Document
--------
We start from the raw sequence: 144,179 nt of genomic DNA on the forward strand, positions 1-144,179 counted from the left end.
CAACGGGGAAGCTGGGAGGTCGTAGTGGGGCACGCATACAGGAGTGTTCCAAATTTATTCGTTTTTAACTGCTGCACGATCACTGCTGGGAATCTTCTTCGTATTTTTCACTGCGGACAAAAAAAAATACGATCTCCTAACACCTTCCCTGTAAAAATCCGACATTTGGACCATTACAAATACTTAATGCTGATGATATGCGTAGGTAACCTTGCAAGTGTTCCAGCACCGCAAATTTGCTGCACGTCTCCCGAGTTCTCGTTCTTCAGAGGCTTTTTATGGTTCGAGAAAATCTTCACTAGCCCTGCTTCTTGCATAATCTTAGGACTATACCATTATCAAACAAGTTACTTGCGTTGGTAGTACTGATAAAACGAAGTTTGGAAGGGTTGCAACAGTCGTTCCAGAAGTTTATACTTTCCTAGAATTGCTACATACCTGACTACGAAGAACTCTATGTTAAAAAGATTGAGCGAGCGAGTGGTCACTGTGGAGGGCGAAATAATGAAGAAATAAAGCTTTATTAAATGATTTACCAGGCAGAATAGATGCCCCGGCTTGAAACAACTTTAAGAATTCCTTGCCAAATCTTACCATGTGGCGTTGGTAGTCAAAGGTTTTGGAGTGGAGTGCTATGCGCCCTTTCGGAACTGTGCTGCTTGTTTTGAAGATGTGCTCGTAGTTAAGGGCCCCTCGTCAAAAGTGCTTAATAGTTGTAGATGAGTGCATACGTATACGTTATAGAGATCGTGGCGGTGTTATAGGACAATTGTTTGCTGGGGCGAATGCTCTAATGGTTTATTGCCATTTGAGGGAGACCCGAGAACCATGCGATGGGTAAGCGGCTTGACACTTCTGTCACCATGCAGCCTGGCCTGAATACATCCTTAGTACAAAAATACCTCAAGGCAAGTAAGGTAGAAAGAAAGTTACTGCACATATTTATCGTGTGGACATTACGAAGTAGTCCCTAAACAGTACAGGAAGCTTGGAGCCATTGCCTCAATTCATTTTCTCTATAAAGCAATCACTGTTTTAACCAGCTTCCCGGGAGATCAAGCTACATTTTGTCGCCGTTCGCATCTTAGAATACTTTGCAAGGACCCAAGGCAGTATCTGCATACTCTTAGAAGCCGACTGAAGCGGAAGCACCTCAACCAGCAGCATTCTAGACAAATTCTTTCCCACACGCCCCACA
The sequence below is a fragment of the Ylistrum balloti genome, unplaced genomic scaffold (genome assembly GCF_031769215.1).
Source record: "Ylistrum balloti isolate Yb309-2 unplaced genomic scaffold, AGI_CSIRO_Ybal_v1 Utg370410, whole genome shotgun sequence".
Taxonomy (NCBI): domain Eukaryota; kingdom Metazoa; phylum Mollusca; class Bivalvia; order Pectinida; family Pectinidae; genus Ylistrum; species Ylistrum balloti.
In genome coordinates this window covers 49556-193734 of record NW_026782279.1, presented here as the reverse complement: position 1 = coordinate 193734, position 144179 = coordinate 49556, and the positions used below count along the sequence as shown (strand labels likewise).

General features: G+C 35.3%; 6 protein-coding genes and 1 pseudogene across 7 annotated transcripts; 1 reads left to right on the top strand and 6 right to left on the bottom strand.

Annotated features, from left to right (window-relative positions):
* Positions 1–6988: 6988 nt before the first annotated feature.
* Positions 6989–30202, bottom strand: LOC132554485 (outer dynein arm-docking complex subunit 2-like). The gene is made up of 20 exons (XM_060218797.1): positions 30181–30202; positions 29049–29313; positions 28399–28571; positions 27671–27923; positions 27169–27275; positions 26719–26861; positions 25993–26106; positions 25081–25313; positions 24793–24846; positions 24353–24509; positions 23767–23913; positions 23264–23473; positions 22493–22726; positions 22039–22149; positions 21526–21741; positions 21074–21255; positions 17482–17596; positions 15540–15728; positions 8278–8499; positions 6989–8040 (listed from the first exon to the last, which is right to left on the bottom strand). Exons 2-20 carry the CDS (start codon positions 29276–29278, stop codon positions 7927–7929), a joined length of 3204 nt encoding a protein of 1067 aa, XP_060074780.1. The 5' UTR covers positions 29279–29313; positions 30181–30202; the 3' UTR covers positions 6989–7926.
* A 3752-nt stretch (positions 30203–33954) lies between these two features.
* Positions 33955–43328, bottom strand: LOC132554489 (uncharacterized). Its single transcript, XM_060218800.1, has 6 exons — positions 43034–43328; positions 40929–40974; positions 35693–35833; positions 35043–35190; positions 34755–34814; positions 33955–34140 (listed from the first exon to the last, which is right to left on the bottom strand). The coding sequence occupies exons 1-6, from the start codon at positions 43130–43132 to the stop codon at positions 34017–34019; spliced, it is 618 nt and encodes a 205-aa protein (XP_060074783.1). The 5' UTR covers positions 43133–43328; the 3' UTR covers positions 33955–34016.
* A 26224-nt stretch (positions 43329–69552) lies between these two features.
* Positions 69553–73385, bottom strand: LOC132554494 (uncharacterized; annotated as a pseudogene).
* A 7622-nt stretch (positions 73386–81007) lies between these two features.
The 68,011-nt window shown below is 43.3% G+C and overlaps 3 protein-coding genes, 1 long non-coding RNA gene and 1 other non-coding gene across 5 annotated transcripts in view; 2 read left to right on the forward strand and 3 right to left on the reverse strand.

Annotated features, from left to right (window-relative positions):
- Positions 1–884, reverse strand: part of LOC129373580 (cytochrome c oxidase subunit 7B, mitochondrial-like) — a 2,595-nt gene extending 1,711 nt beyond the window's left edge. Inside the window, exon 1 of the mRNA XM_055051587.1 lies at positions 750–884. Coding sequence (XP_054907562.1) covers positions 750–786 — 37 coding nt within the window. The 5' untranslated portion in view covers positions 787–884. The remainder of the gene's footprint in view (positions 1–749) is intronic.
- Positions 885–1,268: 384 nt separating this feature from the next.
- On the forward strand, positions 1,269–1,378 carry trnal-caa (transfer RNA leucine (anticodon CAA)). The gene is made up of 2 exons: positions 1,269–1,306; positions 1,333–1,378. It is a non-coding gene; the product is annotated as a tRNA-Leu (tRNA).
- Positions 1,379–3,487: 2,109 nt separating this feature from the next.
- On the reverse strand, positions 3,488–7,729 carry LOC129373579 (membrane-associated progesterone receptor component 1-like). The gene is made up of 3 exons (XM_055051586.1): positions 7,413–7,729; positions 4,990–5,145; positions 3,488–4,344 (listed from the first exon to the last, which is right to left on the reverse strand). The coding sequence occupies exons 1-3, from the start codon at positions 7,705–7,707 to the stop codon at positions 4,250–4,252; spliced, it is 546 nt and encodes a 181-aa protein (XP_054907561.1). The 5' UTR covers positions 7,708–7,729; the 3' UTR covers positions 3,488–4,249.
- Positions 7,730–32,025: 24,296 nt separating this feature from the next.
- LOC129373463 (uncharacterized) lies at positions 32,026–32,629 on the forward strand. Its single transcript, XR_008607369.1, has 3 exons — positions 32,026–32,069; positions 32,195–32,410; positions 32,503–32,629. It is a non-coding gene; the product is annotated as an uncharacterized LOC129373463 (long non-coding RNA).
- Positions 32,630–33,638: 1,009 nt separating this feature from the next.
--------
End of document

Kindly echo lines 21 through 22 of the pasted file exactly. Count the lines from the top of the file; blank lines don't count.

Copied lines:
- Positions 1,379–3,487: 2,109 nt separating this feature from the next.
- On the reverse strand, positions 3,488–7,729 carry LOC129373579 (membrane-associated progesterone receptor component 1-like). The gene is made up of 3 exons (XM_055051586.1): positions 7,413–7,729; positions 4,990–5,145; positions 3,488–4,344 (listed from the first exon to the last, which is right to left on the reverse strand). The coding sequence occupies exons 1-3, from the start codon at positions 7,705–7,707 to the stop codon at positions 4,250–4,252; spliced, it is 546 nt and encodes a 181-aa protein (XP_054907561.1). The 5' UTR covers positions 7,708–7,729; the 3' UTR covers positions 3,488–4,249.